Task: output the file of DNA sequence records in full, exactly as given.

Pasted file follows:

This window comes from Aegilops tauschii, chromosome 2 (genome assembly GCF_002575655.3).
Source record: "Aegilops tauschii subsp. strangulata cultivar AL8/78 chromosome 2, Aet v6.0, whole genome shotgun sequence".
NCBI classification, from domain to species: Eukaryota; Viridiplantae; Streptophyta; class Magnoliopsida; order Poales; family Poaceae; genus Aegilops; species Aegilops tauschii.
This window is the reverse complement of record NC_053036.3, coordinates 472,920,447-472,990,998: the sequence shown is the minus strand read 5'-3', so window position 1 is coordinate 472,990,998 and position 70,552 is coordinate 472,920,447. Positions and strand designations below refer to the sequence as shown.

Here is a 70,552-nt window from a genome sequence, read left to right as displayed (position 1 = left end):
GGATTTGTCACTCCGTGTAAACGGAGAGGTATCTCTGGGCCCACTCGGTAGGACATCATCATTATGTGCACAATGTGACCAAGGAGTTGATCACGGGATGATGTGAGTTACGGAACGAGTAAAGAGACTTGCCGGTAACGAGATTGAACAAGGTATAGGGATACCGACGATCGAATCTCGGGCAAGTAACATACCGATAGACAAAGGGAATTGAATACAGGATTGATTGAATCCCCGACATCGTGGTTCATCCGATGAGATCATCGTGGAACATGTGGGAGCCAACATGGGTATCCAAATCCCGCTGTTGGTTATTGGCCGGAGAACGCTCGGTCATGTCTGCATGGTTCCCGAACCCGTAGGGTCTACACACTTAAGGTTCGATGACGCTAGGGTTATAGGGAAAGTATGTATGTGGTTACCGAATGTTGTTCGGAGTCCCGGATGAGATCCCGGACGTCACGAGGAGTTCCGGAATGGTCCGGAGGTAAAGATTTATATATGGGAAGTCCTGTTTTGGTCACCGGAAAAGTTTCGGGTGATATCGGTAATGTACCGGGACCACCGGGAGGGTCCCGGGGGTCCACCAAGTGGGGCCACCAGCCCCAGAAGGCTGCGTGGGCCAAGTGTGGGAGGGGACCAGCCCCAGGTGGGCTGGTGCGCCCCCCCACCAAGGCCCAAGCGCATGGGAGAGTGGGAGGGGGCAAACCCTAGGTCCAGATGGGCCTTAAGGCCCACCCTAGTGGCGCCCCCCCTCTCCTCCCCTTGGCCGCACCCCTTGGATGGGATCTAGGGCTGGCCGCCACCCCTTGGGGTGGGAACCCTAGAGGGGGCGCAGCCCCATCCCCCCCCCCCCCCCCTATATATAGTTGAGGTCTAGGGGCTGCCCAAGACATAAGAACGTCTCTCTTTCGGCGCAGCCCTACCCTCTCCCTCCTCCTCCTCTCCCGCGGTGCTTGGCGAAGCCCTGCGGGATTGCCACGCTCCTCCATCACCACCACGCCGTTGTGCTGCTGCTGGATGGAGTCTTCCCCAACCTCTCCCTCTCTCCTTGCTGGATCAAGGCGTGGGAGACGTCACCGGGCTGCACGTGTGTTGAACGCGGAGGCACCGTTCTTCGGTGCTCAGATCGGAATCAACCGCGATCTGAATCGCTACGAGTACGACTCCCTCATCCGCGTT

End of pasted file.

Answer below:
This window comes from Aegilops tauschii, chromosome 2 (genome assembly GCF_002575655.3).
Source record: "Aegilops tauschii subsp. strangulata cultivar AL8/78 chromosome 2, Aet v6.0, whole genome shotgun sequence".
NCBI classification, from domain to species: Eukaryota; Viridiplantae; Streptophyta; class Magnoliopsida; order Poales; family Poaceae; genus Aegilops; species Aegilops tauschii.
This window is the reverse complement of record NC_053036.3, coordinates 472,920,447-472,990,998: the sequence shown is the minus strand read 5'-3', so window position 1 is coordinate 472,990,998 and position 70,552 is coordinate 472,920,447. Positions and strand designations below refer to the sequence as shown.

Here is a 70,552-nt window from a genome sequence, read left to right as displayed (position 1 = left end):
GGATTTGTCACTCCGTGTAAACGGAGAGGTATCTCTGGGCCCACTCGGTAGGACATCATCATTATGTGCACAATGTGACCAAGGAGTTGATCACGGGATGATGTGAGTTACGGAACGAGTAAAGAGACTTGCCGGTAACGAGATTGAACAAGGTATAGGGATACCGACGATCGAATCTCGGGCAAGTAACATACCGATAGACAAAGGGAATTGAATACAGGATTGATTGAATCCCCGACATCGTGGTTCATCCGATGAGATCATCGTGGAACATGTGGGAGCCAACATGGGTATCCAAATCCCGCTGTTGGTTATTGGCCGGAGAACGCTCGGTCATGTCTGCATGGTTCCCGAACCCGTAGGGTCTACACACTTAAGGTTCGATGACGCTAGGGTTATAGGGAAAGTATGTATGTGGTTACCGAATGTTGTTCGGAGTCCCGGATGAGATCCCGGACGTCACGAGGAGTTCCGGAATGGTCCGGAGGTAAAGATTTATATATGGGAAGTCCTGTTTTGGTCACCGGAAAAGTTTCGGGTGATATCGGTAATGTACCGGGACCACCGGGAGGGTCCCGGGGGTCCACCAAGTGGGGCCACCAGCCCCAGAAGGCTGCGTGGGCCAAGTGTGGGAGGGGACCAGCCCCAGGTGGGCTGGTGCGCCCCCCCACCAAGGCCCAAGCGCATGGGAGAGTGGGAGGGGGCAAACCCTAGGTCCAGATGGGCCTTAAGGCCCACCCTAGTGGCGCCCCCCCTCTCCTCCCCTTGGCCGCACCCCTTGGATGGGATCTAGGGCTGGCCGCCACCCCTTGGGGTGGGAACCCTAGAGGGGGCGCAGCCCCATCCCCCCCCCCCCCCCCTATATATAGTTGAGGTCTAGGGGCTGCCCAAGACATAAGAACGTCTCTCTTTCGGCGCAGCCCTACCCTCTCCCTCCTCCTCCTCTCCCGCGGTGCTTGGCGAAGCCCTGCGGGATTGCCACGCTCCTCCATCACCACCACGCCGTTGTGCTGCTGCTGGATGGAGTCTTCCCCAACCTCTCCCTCTCTCCTTGCTGGATCAAGGCGTGGGAGACGTCACCGGGCTGCACGTGTGTTGAACGCGGAGGCACCGTTCTTCGGTGCTCAGATCGGAATCAACCGCGATCTGAATCGCTACGAGTACGACTCCCTCATCCGCGTT